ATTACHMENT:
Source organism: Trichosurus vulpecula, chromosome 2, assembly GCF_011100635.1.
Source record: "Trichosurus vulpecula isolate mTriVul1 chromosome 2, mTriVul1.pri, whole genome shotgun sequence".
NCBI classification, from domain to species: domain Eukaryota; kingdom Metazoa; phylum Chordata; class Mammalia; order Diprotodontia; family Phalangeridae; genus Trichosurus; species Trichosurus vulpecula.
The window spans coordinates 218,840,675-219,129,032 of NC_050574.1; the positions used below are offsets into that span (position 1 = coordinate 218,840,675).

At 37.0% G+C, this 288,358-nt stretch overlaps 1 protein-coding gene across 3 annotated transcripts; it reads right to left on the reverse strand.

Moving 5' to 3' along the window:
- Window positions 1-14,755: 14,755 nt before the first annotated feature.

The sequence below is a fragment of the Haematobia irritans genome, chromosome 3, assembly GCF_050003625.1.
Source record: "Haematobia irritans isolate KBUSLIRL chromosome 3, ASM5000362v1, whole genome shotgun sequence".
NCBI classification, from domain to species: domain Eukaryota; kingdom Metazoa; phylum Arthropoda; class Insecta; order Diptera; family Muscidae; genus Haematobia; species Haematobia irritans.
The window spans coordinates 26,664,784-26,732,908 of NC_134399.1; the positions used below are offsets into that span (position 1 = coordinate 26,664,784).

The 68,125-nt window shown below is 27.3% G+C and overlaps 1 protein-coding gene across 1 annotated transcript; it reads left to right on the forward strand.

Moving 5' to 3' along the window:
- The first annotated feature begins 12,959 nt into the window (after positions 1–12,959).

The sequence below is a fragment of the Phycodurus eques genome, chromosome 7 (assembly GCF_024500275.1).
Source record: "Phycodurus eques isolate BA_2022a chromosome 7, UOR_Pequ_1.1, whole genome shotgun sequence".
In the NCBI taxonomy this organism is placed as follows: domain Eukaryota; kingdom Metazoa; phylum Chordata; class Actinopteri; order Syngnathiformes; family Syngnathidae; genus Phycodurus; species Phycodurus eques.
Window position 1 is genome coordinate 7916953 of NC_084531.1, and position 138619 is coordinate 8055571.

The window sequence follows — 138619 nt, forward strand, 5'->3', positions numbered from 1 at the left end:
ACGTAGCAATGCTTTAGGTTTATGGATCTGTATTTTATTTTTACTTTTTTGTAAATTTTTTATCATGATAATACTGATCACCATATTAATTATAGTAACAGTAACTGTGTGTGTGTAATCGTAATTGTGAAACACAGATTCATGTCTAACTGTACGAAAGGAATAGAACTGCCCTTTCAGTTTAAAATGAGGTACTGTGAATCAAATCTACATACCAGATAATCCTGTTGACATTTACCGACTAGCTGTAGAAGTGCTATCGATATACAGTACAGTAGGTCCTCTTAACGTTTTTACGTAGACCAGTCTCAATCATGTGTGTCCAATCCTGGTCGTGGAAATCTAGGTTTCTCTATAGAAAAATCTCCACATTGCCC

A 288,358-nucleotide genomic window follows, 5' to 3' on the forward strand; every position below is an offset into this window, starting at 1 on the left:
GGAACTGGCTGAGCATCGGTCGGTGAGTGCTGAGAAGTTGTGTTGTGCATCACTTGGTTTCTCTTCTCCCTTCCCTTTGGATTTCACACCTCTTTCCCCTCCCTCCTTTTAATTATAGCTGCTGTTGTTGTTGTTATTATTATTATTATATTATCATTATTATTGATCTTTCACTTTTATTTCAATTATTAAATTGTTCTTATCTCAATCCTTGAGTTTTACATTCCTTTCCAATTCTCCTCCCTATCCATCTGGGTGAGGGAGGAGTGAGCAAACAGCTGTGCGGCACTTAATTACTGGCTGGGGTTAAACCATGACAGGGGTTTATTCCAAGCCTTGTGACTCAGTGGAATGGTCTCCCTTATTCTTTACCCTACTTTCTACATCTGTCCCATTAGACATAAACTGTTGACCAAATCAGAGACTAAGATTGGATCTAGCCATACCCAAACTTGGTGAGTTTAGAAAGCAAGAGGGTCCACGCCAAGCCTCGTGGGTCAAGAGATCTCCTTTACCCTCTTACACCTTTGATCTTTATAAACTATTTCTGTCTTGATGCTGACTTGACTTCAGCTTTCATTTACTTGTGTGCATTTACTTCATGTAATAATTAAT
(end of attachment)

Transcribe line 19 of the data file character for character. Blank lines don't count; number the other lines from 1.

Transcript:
The window sequence follows — 138619 nt, forward strand, 5'->3', positions numbered from 1 at the left end: